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Hawaii

The Pacific Region has nine USGS Science Centers in California, Nevada, and Hawaii. The Regional Office, headquartered in Sacramento, provides Center oversight and support, facilitates internal and external collaborations, and works to further USGS strategic science directions.

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The Pacific Region has nine USGS Science Centers in California, Nevada, and Hawaii. The Regional Office, headquartered in Sacramento, provides Center oversight and support, facilitates internal and external collaborations, and works to further USGS strategic science directions.

News

Date published: May 12, 2021

Photo and Video Chronology – Kīlauea – May 12, 2021

Kīlauea's summit eruption continues on the Island of Hawai‘i; Halema‘uma‘u west vent erupts lava into the lava lake, which was 229 m (751 ft) deep this morning, May 12. Gas emissions and seismic activity at the summit remain elevated. HVO field crews—equipped with specialized safety gear—monitor the eruption from within the closed area of Hawai‘i Volcanoes National Park with NPS permission....

Date published: May 12, 2021

Christina Neal to Lead USGS Volcano Science Center

ANCHORAGE, Alaska — On May 9, 2021, Christina (Tina) Neal became the new director of the U.S. Geological Survey Volcano Science Center, home of the Alaska, California, Cascades, Hawaiian and Yellowstone volcano observatories.  

Date published: May 11, 2021

Photo and Video Chronology – Kīlauea – May 11, 2021

Kīlauea's summit eruption continues on the Island of Hawai‘i; Halema‘uma‘u west vent erupts lava into the lava lake, which was 229 m (751 ft) deep this morning, May 11. Gas emissions and seismic activity at the summit remain elevated. HVO field crews—equipped with specialized safety gear—monitor the eruption from within the closed area of Hawai‘i Volcanoes National Park with NPS permission....

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Date published: April 15, 2021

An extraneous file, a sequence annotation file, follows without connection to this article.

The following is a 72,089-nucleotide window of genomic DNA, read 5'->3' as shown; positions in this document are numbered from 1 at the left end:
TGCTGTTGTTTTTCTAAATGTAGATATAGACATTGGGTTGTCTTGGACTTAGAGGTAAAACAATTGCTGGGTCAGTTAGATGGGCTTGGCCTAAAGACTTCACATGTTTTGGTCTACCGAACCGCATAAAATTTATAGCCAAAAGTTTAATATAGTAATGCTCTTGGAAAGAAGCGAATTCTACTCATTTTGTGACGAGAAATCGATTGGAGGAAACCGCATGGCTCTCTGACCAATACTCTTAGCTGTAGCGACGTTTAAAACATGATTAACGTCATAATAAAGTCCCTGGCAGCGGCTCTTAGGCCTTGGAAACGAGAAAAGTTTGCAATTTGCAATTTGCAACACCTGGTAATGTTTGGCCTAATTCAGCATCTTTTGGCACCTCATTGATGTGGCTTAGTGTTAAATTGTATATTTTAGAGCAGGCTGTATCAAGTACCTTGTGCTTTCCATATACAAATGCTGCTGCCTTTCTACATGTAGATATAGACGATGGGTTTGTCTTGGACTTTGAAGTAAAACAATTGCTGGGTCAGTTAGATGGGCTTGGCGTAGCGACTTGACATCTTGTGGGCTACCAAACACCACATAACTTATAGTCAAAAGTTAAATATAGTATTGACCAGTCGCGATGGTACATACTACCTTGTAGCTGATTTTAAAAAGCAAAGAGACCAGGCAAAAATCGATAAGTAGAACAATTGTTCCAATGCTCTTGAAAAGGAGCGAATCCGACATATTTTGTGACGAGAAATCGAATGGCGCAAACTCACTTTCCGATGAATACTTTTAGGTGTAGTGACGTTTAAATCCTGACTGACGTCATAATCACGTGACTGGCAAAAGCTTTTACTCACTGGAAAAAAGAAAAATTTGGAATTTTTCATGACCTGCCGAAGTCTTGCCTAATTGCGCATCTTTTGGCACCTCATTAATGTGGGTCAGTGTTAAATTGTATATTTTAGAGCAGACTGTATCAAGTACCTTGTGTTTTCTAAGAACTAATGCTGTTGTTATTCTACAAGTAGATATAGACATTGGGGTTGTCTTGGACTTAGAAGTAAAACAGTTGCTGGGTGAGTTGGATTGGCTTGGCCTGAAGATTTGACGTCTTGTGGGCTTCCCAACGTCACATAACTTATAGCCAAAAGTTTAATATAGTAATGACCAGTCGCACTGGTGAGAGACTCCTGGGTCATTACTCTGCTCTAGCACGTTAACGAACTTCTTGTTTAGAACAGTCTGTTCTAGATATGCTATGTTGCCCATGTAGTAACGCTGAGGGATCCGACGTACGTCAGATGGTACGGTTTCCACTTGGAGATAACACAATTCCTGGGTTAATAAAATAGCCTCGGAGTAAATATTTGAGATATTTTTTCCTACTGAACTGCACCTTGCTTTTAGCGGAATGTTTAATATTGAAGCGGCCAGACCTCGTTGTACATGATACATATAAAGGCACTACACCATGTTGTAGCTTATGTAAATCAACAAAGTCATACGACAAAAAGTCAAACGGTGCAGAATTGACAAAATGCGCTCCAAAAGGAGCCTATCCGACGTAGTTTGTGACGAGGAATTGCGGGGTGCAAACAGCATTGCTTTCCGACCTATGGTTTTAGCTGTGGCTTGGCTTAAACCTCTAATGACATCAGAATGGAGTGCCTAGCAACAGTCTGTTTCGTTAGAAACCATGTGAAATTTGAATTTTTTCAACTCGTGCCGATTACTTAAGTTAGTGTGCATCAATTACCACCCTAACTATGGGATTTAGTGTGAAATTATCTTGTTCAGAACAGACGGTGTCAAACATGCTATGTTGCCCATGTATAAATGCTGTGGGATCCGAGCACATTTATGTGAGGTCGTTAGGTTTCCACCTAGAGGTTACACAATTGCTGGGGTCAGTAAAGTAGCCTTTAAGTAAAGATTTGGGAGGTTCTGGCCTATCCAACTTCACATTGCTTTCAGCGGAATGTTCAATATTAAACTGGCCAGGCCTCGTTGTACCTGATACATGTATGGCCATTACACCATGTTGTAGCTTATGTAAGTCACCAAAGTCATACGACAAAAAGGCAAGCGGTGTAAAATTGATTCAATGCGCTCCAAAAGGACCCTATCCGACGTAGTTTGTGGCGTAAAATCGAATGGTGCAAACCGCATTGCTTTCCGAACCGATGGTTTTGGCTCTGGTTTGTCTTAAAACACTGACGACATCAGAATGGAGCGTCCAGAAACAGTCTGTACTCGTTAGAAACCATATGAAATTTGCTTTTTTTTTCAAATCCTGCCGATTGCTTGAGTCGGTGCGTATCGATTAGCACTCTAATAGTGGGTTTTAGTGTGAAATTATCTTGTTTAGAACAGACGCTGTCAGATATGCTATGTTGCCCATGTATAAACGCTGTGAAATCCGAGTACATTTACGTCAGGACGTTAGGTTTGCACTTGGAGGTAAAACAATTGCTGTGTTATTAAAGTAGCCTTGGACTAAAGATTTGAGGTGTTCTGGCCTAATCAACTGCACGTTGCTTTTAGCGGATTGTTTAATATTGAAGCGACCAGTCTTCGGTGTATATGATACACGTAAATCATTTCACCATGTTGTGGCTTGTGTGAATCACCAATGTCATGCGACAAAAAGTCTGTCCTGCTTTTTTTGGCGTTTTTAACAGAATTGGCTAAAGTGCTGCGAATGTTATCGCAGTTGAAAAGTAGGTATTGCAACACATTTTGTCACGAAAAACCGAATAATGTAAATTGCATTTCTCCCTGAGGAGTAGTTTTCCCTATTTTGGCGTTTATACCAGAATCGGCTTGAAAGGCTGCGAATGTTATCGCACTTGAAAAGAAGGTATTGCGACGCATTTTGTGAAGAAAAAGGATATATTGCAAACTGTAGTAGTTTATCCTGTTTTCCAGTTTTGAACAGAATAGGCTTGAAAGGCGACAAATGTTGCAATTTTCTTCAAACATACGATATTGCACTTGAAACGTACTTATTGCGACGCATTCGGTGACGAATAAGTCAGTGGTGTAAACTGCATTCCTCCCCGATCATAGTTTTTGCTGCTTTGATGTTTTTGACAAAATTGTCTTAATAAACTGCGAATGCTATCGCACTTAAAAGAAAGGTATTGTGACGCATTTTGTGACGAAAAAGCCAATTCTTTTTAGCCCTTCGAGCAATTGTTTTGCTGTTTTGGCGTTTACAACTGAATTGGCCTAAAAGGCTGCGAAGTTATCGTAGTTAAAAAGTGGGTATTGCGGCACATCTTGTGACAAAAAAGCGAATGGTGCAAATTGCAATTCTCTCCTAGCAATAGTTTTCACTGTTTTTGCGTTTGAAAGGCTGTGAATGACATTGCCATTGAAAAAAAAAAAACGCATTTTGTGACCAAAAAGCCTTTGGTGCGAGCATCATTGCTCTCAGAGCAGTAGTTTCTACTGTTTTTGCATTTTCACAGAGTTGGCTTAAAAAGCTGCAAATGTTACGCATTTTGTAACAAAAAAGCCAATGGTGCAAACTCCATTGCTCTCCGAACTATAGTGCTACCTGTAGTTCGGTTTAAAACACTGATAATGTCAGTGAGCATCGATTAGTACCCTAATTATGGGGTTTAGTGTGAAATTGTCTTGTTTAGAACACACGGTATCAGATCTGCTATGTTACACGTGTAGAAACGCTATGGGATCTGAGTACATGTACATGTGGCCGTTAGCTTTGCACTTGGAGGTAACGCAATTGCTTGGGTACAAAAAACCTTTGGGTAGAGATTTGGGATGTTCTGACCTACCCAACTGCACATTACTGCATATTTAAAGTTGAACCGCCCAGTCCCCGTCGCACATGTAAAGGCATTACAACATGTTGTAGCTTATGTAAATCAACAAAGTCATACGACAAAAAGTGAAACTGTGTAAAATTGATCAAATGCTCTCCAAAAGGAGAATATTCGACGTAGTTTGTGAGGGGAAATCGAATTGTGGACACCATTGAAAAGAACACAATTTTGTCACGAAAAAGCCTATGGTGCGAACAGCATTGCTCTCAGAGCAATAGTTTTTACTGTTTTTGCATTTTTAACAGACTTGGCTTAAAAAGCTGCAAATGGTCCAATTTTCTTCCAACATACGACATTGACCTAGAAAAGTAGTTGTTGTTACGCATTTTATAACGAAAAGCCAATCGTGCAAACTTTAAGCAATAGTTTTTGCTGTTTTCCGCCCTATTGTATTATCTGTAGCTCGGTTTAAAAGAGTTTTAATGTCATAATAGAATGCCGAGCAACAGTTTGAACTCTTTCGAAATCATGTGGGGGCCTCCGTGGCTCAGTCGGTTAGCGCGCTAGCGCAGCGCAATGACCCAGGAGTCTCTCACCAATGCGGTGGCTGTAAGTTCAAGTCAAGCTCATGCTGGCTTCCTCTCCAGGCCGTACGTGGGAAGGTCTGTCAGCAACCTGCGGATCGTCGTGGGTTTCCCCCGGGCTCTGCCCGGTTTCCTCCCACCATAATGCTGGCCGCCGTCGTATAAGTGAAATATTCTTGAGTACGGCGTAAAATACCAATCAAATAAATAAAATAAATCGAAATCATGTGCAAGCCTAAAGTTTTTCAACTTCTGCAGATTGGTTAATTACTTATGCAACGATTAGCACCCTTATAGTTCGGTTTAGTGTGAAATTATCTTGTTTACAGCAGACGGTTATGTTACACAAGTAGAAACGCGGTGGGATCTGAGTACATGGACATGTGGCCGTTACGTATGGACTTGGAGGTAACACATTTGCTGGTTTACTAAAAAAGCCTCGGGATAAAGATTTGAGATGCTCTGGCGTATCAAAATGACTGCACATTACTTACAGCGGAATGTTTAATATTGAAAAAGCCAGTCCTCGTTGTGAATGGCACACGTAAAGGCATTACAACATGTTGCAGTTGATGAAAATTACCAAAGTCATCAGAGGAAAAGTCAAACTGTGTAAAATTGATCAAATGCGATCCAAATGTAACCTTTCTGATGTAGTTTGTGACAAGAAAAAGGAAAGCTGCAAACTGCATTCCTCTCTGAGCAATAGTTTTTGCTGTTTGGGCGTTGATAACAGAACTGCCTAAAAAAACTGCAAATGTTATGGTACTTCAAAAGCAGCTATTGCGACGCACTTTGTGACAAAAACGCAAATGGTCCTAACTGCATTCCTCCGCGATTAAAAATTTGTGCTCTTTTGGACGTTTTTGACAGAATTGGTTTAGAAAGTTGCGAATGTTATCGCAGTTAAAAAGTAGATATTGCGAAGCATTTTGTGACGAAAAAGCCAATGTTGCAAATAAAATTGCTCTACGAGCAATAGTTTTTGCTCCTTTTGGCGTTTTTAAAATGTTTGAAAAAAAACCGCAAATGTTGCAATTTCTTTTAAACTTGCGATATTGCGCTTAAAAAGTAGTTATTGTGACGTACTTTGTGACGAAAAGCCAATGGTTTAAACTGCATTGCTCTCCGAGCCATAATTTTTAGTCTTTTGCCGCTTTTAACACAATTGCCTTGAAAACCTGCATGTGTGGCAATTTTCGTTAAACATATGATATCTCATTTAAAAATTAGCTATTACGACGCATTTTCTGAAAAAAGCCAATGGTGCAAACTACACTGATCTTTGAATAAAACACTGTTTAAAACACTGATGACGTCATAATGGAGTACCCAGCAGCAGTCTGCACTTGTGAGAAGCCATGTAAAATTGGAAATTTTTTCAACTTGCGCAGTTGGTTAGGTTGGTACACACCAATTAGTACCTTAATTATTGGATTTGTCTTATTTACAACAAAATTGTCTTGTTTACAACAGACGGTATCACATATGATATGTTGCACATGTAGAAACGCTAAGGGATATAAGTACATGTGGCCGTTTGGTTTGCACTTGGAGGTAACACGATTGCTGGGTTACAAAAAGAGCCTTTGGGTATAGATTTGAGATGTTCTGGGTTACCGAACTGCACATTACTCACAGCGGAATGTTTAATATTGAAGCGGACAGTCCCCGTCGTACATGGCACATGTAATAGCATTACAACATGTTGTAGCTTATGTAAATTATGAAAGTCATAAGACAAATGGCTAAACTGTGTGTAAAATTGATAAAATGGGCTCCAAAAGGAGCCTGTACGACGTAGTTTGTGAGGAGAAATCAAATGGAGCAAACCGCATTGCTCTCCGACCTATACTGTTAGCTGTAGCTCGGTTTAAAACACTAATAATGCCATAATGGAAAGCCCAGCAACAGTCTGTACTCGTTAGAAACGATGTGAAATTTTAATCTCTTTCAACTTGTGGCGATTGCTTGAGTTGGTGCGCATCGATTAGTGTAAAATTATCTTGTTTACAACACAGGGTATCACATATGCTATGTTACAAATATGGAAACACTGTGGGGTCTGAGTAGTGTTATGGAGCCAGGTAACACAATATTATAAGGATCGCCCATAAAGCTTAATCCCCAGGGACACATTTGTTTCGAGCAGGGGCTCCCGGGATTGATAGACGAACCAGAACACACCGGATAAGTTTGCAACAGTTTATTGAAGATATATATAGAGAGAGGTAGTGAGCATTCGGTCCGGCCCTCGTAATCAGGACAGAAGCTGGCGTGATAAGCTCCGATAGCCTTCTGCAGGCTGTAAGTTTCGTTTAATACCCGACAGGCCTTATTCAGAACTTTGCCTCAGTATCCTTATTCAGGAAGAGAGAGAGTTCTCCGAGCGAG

Status: Active

Low-lying areas of tropical Pacific islands

Sea level is rising faster than projected in the western Pacific, so understanding how wave-driven coastal flooding will affect inhabited, low-lying islands—most notably, the familiar ring-shaped atolls—as well as the low-elevation areas of high islands in the Pacific Ocean, is critical for decision-makers in protecting infrastructure or relocating resources and people.

Date published: April 15, 2021
Status: Active

Coral Reef Project

Explore the fascinating undersea world of coral reefs. Learn how we map, monitor, and model coral reefs so we can better understand, protect, and preserve our Nation's reefs.

Date published: April 15, 2021
Status: Active

Coral Reef Project: Oʻahu

As part of the Coral Reef Project, the USGS is working closely with other local groups to investigate poor water quality issues in Maunalua Bay on the southeast coast of Oʻahu.

Date published: April 15, 2021
Status: Active

Coral Reef Project: Hawaiʻi

As part of the USGS Coral Reef Project, the USGS is working on the Kona (west) coast of Hawaiʻi to evaluate geologic resources at two historical parks.

Date published: April 15, 2021
Status: Active

Coral Reef Project: Kauaʻi

As part of the USGS Coral Reef Project, the USGS is working on the island of Kauaʻi to identify circulation patterns and a sediment budget for Hanalei Bay to help determine any effects to the coastal marine ecosystem.

Date published: April 15, 2021
Status: Active

Coral Reef Project: Kahoʻolawe

As part of the USGS Coral Reef Project, the USGS is trying to better understand how nearshore processes impact the deeper, scattered coral reef communities of Kahoʻolawe.

Date published: April 15, 2021
Status: Active

Coral Reef Project: Maui

As part of USGS Coral Reef Project studies, the USGS has been heavily involved in efforts to improve the health and resilience of Maui's coral reef system, bringing expertise in mapping, circulation and sediment studies, and seismic surveys.

Date published: April 15, 2021
Status: Active

Coral Reef Project: Molokaʻi

As part of the USGS Coral Reef Project, recent USGS work on Molokaʻi includes looking into the coral record to find clues to past sedimentation events.

Date published: April 15, 2021
Status: Active